Most experts agree there is not one single cause of borderline personality disorder (BPD). It is likely the condition is caused by a combination of factors.
- genetics - genes you inherit from your parents may make you more vulnerable to developing BPD, given certain environmental factors (see below)
- neurotransmitters - these are 'messenger chemicals' used by your brain to transmit signals between brain cells. Certain neurotransmitters can have a significant effect on mood and behaviour
- neurobiology - this term describes the structure and function of your brain and nervous system. It appears some people with BPD have a number of regions in the brain with abnormal structure and function
- environmental factors - events that happened in your past, such as your relationship with your family, appear to play an important role in BPD
These are explained in more detail below.
Currently, the strongest evidence that genetics may play a role in BPD is research that studied twins.
One study found if one identical twin had BPD, there was a two-in-three chance that the other identical twin would also have BPD.
However, these results have to be interpreted with caution and there is no evidence there is a gene for BPD.
Firstly, you may be more likely to develop certain personality traits. For example, you may inherit from your parents a tendency to be aggressive and emotionally unstable, rather than BPD itself.
Secondly, most identical twins grow up in the same household and in the same family environment, so they will share many environmental factors.
It is thought many with BPD may have altered functioning of a neurotransmitter called serotonin in their brain.
Altered serotonin activity in the brain has been linked to depression, aggression and difficulty in controlling destructive urges.
There is also some limited evidence that some people with BPD also have altered functioning of two other neurotransmitters, called dopamine and noradrenaline, that may be associated with emotional instability.
Researchers have used magnetic resonance imaging (MRI) scans to study the brains of people with BPD. MRI scans use strong magnetic fields and radio waves to produce a detailed image of the inside of the body.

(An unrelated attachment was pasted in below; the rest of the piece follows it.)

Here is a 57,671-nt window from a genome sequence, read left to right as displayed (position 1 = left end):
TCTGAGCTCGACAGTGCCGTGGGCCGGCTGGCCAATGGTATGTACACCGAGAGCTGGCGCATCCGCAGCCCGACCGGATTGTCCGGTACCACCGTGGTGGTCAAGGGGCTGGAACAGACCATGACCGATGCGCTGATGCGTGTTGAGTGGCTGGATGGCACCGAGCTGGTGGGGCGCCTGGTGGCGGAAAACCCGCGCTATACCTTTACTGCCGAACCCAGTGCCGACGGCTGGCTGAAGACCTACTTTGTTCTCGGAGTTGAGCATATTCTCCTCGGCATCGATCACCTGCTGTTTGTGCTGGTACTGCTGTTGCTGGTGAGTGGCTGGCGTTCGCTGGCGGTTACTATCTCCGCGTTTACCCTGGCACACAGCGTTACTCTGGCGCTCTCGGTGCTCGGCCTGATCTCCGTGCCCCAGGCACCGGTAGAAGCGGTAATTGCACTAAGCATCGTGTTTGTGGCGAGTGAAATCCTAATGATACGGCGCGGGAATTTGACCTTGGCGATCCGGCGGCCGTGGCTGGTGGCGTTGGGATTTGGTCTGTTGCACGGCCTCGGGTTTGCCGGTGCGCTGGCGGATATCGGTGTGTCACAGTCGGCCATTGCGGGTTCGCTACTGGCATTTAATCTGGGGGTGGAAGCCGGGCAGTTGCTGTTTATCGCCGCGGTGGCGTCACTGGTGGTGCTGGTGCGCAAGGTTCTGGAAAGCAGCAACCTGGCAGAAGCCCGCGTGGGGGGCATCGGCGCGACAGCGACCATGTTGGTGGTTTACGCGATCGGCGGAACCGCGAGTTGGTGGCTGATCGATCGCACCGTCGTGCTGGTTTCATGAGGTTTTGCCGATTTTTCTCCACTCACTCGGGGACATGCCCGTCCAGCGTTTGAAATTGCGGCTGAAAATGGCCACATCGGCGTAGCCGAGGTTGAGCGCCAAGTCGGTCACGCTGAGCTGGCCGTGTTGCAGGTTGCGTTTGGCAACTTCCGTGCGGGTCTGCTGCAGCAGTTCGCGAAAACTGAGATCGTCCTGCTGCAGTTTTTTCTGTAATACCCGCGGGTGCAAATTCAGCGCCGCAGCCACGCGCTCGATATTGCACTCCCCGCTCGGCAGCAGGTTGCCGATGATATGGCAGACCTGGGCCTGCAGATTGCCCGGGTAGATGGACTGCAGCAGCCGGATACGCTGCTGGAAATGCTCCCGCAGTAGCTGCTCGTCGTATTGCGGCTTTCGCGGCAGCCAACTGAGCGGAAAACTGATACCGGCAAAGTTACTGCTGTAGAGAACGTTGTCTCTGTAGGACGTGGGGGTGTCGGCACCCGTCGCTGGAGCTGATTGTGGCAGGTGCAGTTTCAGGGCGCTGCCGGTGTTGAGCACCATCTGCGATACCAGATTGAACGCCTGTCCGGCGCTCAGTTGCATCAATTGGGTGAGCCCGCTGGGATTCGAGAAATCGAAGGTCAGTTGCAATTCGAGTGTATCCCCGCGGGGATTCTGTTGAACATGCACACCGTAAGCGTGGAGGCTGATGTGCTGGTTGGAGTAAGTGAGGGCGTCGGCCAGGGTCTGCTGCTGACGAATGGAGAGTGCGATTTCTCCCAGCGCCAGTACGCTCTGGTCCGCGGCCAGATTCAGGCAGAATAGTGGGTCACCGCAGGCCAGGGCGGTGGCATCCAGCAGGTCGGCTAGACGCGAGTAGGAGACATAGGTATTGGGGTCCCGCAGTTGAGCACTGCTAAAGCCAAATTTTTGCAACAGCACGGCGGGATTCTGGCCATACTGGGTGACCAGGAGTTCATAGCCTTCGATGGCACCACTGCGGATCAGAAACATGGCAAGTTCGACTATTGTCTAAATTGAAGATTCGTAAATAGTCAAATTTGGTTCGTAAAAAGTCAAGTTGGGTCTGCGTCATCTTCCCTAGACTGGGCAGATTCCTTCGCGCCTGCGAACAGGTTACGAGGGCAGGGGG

The scans revealed that in many people with BPD, three parts of the brain were either smaller than expected or had unusual levels of activity. These parts were:
- the amygdala, which plays an important role in regulating emotions, especially the more 'negative' emotions such as fear, aggression and anxiety
- the hippocampus, which helps regulate behaviour and self-control
- the orbitofrontal cortex, which is involved in planning and decision making
Problems with these parts of the brain may well contribute to symptoms of BPD.
The development of these parts of the brain is affected by your early upbringing (see below). These parts of your brain are also responsible for mood regulation, which may account for some of the problems people with BPD have in close relationships.
A number of environmental factors seem to be common and widespread among people with BPD. These include:
- being a victim of emotional, physical or sexual abuse
- being exposed to chronic fear or distress as a child
- being neglected by one or both parents
- growing up with another family member who had a serious mental health condition, such as bipolar disorder or a drink or drug misuse problem
A person's relationship with their parents and family has a strong influence on how they come to see the world and what they believe about other people.
Unresolved fear, anger and distress from childhood can lead to a variety of distorted adult thinking patterns, such as idealising others, expecting others to be a parent to you, expecting other people to bully you and behaving as if other people are adults and you are not.